FORT MCCOY, Wis. (WLAX/WEAU) – This past April, a wildfire burned through 3,000 acres near Fort McCoy. Prescribed burns were held at the base on April 11th and 12th. And while the Department of Defense says the April 12th burn did not cause the fire. It could not be determined if the burn on the 11th played a role.
With another prescribed burn taking place at Fort McCoy today. First News at Nine’s Dashal Mentzel shares how officials are working to make burns safer.
Fort McCoy is conducting a prescribed burn to create space for practicing paratroopers and endangered species. National Resource Branch Chief, Tim Wilder, explains, “The burns are going to help maintain this area as a prairie for a couple of reasons, so that it is an extension of the Badger drop zone. It allows more drop time for the soldiers when they’re either dropping equipment or parachuting out. On the natural resources side of the house, we’ve got several rare butterflies on the installation. They’re already found out in that badger drop zone. We’re trying to expand their habitat.”
This is the second prescribed burn since the fire on April 12th that burned 3,000 acres of land. Fort McCoy Garrison Commander, Colonel Stephen Messenger, says while an investigation says their prescribed burn had nothing to do with the massive fire, they are still trying to find ways to make the burns safer, “We had independent investigators from the Department of Defense come out and look at our whole process and what they found was that we were in compliance with state and federal regulations, and we were even going above and beyond a lot of the procedures that we need to conduct these prescribed burns. However, this is an evolving process and we continuously relook what we’ve done. So, as we look through the whole process, a complete outside investigation, we hardened out our procedures even more and we looked at our firebreaks to enhance them. We looked at our decision-making criteria and we looked at the risk assessment so that we could conduct it even safer.”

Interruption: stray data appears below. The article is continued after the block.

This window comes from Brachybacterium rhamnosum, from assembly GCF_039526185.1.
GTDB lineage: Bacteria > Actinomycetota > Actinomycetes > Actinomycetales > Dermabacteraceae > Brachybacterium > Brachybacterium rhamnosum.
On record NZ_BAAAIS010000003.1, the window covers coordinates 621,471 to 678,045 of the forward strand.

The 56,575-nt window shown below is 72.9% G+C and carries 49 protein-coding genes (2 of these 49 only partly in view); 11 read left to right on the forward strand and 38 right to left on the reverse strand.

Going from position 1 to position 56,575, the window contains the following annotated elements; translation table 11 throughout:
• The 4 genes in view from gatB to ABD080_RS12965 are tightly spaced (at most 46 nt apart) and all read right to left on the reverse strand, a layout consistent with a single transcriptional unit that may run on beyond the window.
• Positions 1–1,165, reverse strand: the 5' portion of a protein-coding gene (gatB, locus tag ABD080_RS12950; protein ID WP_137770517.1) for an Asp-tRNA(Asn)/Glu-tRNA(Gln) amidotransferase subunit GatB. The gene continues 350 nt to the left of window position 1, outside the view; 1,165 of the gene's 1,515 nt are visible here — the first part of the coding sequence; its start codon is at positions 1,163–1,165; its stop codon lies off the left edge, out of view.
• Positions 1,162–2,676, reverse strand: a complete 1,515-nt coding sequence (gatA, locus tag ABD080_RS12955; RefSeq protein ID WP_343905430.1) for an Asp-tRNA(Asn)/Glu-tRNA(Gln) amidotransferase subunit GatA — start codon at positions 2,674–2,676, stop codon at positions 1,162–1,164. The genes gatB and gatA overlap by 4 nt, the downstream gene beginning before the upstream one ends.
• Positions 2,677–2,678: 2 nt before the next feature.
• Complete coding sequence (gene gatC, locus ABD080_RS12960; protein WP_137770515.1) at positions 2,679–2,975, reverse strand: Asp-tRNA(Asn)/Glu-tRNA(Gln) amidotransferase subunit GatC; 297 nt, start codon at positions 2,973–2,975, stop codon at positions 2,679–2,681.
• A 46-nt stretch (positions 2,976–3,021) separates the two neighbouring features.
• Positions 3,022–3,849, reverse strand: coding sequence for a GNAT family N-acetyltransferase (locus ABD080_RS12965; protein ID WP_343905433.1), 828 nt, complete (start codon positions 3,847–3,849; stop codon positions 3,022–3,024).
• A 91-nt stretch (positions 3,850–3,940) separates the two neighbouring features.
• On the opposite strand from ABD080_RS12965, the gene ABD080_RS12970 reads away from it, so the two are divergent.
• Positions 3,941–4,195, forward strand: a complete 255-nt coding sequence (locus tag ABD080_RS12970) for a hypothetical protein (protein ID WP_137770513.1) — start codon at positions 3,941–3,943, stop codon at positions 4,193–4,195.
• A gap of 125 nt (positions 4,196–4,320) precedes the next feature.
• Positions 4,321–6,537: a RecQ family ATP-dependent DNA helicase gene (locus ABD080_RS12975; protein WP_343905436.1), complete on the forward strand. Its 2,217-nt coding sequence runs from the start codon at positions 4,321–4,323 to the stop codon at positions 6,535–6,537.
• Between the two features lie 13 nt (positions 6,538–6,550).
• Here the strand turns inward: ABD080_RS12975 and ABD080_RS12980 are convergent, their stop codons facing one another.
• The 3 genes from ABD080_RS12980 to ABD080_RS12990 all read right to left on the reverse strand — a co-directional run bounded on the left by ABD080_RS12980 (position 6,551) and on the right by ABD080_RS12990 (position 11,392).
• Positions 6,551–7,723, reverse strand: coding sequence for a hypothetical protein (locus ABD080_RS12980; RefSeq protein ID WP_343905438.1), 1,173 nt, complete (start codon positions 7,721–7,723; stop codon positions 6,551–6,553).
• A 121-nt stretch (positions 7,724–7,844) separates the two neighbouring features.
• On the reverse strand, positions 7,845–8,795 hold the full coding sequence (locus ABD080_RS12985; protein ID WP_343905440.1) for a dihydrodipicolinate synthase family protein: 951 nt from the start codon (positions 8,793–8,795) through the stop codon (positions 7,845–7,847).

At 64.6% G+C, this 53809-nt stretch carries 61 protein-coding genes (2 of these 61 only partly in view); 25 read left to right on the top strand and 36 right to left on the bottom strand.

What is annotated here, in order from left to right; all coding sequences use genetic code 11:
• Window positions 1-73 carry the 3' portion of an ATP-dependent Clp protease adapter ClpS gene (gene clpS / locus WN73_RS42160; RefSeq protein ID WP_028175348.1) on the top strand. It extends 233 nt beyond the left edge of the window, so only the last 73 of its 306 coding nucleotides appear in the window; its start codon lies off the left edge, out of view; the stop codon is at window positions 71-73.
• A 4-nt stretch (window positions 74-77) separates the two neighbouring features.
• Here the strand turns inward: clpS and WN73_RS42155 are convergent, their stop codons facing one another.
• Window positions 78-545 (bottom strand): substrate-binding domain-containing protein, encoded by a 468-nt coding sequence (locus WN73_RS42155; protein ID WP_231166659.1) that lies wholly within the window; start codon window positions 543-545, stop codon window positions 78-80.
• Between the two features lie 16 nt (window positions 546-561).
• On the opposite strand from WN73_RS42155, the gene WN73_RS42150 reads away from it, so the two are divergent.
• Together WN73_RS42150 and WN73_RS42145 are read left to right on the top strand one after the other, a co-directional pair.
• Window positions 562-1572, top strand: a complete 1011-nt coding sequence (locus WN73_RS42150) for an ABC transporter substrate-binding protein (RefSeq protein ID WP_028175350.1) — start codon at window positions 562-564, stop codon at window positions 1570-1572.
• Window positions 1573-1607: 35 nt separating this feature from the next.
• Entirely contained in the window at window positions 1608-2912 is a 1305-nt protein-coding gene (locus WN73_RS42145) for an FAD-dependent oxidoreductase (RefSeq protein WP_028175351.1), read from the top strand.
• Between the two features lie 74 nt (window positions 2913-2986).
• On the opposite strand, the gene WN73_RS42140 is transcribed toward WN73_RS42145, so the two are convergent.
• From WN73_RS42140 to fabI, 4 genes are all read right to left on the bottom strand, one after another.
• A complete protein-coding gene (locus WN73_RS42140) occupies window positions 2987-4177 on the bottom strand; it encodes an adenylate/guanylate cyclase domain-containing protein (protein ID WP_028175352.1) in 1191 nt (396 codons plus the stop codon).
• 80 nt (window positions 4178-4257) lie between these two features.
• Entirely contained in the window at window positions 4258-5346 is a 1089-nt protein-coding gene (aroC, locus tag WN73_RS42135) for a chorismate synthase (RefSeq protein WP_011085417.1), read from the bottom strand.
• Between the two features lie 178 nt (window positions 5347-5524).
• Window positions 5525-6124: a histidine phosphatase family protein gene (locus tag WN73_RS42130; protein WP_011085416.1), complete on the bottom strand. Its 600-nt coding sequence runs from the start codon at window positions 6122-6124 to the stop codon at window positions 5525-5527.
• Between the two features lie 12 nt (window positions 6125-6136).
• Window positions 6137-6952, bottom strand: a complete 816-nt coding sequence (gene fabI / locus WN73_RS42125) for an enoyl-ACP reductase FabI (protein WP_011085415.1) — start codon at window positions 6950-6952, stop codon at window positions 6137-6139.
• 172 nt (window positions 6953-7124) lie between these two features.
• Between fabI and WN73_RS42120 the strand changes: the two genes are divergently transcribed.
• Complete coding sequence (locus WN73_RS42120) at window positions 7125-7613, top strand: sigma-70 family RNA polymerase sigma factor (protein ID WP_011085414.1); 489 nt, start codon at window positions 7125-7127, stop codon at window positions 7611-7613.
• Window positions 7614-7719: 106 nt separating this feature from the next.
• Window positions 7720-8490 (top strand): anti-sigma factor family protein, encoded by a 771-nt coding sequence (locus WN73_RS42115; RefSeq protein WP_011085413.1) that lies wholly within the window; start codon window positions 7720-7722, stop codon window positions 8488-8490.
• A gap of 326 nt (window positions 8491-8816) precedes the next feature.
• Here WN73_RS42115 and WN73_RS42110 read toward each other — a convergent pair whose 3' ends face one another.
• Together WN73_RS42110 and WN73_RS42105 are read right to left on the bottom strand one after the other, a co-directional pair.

Fort McCoy has been working with citizens who were affected by the fire in the town of Grant. Col. Messenger says, “We met right after the fire and then we again went right after the investigation was complete. I met with both the board and the residents that were affected, and we made sure that they understood the claims process, how to file a claim through the United States Army Claims Service. And then our installation legal office provides support so that they can file those appropriately.”
The current prescribed burn is planned to cover 28 acres of land.
Some of the endangered species that Fort McCoy plans to help with the burns includes the Regal Fritillary Butterfly, Skipper Butterfly, and the Rusty Patched Bumble Bee.